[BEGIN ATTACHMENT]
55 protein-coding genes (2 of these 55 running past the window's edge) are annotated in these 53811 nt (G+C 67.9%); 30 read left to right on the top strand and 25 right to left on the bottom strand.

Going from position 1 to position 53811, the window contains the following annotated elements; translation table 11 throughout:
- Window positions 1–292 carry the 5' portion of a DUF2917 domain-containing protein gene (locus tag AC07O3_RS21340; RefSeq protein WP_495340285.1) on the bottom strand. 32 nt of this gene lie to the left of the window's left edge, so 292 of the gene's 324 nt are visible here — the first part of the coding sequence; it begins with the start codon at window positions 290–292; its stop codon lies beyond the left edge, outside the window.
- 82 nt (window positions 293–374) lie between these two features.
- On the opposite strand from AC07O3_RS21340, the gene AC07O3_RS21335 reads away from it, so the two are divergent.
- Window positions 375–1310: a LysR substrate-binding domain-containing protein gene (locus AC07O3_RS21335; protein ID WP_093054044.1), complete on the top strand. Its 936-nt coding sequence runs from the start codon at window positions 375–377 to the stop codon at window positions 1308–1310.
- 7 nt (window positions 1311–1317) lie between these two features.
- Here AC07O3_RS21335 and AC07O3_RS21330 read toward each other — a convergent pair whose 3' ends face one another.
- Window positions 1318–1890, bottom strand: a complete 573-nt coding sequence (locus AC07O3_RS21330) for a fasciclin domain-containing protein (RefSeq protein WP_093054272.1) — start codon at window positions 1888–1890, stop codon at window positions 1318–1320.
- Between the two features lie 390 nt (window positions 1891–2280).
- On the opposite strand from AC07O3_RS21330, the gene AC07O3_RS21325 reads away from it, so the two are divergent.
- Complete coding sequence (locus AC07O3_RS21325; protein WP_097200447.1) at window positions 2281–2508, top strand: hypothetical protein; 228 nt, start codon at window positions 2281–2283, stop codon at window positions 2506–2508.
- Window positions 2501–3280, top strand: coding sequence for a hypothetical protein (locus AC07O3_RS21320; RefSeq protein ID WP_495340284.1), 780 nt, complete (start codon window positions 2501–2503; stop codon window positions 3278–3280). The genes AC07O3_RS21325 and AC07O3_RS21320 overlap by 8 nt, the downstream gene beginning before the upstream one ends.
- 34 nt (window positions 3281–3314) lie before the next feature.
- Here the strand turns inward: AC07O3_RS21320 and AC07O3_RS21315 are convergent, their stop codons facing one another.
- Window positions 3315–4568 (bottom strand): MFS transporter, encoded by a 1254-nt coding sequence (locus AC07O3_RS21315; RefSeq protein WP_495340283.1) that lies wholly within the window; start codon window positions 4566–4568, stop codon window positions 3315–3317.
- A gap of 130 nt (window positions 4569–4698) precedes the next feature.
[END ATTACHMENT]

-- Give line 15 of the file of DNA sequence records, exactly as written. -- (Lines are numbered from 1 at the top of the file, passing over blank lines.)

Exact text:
- Here the strand turns inward: AC07O3_RS21320 and AC07O3_RS21315 are convergent, their stop codons facing one another.